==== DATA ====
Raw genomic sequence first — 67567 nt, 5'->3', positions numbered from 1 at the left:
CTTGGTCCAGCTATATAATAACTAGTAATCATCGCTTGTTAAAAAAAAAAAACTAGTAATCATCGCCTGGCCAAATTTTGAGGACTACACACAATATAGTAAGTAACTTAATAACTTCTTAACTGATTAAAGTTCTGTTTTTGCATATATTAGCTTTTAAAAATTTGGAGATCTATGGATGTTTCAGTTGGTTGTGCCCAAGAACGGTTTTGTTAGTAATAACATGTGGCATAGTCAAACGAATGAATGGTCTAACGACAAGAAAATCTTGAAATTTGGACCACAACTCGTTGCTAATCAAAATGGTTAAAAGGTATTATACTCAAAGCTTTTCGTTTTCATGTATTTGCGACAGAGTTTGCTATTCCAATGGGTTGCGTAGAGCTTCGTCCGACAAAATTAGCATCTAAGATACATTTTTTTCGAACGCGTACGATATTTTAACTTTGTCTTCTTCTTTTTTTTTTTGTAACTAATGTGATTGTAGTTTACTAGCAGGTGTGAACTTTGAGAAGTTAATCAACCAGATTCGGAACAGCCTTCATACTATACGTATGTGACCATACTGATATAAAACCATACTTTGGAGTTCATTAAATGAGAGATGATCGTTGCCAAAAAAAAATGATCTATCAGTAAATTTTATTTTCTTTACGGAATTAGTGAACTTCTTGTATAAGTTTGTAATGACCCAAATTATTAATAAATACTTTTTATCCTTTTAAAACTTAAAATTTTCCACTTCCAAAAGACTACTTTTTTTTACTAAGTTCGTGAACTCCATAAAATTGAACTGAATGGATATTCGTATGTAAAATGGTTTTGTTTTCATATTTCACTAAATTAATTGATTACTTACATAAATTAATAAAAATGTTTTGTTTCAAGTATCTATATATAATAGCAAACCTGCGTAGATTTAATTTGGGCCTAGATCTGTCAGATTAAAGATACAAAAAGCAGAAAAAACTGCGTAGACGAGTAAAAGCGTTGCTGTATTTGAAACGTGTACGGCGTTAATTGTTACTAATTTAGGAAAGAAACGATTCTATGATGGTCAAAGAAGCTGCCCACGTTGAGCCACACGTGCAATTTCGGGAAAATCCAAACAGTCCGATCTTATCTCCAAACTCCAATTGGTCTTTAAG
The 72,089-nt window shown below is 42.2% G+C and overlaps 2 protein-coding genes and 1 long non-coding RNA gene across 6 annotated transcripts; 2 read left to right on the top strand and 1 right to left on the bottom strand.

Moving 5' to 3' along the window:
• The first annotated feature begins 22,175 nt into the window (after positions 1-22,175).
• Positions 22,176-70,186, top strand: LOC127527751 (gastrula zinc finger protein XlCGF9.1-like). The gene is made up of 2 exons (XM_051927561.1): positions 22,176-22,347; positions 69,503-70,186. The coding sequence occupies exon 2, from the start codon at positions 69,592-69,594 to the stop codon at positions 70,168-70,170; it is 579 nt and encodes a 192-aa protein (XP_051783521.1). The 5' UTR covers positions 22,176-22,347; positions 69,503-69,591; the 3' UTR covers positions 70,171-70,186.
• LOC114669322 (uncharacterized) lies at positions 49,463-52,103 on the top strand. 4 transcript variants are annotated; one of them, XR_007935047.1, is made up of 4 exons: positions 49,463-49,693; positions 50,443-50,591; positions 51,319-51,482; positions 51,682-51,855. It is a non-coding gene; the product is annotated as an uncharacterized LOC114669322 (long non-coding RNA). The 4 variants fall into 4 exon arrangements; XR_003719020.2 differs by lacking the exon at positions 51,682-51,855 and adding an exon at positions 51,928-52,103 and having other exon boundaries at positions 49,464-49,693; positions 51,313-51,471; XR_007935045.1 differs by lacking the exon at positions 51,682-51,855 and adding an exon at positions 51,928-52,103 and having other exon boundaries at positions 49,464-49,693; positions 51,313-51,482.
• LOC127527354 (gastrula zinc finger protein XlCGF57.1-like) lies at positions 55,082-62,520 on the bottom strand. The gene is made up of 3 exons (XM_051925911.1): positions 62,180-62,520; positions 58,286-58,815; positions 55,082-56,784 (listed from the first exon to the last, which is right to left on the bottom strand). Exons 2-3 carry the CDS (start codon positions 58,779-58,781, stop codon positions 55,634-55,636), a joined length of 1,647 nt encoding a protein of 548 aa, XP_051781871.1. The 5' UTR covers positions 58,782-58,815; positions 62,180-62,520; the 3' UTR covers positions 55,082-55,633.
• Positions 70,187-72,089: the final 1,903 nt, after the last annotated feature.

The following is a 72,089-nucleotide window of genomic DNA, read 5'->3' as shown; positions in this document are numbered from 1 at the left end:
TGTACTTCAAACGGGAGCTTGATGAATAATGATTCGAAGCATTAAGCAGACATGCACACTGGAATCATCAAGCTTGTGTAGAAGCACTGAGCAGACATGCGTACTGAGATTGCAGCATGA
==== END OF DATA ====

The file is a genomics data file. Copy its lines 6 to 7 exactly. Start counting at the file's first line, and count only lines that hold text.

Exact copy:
• Positions 22,176-70,186, top strand: LOC127527751 (gastrula zinc finger protein XlCGF9.1-like). The gene is made up of 2 exons (XM_051927561.1): positions 22,176-22,347; positions 69,503-70,186. The coding sequence occupies exon 2, from the start codon at positions 69,592-69,594 to the stop codon at positions 70,168-70,170; it is 579 nt and encodes a 192-aa protein (XP_051783521.1). The 5' UTR covers positions 22,176-22,347; positions 69,503-69,591; the 3' UTR covers positions 70,171-70,186.
• LOC114669322 (uncharacterized) lies at positions 49,463-52,103 on the top strand. 4 transcript variants are annotated; one of them, XR_007935047.1, is made up of 4 exons: positions 49,463-49,693; positions 50,443-50,591; positions 51,319-51,482; positions 51,682-51,855. It is a non-coding gene; the product is annotated as an uncharacterized LOC114669322 (long non-coding RNA). The 4 variants fall into 4 exon arrangements; XR_003719020.2 differs by lacking the exon at positions 51,682-51,855 and adding an exon at positions 51,928-52,103 and having other exon boundaries at positions 49,464-49,693; positions 51,313-51,471; XR_007935045.1 differs by lacking the exon at positions 51,682-51,855 and adding an exon at positions 51,928-52,103 and having other exon boundaries at positions 49,464-49,693; positions 51,313-51,482.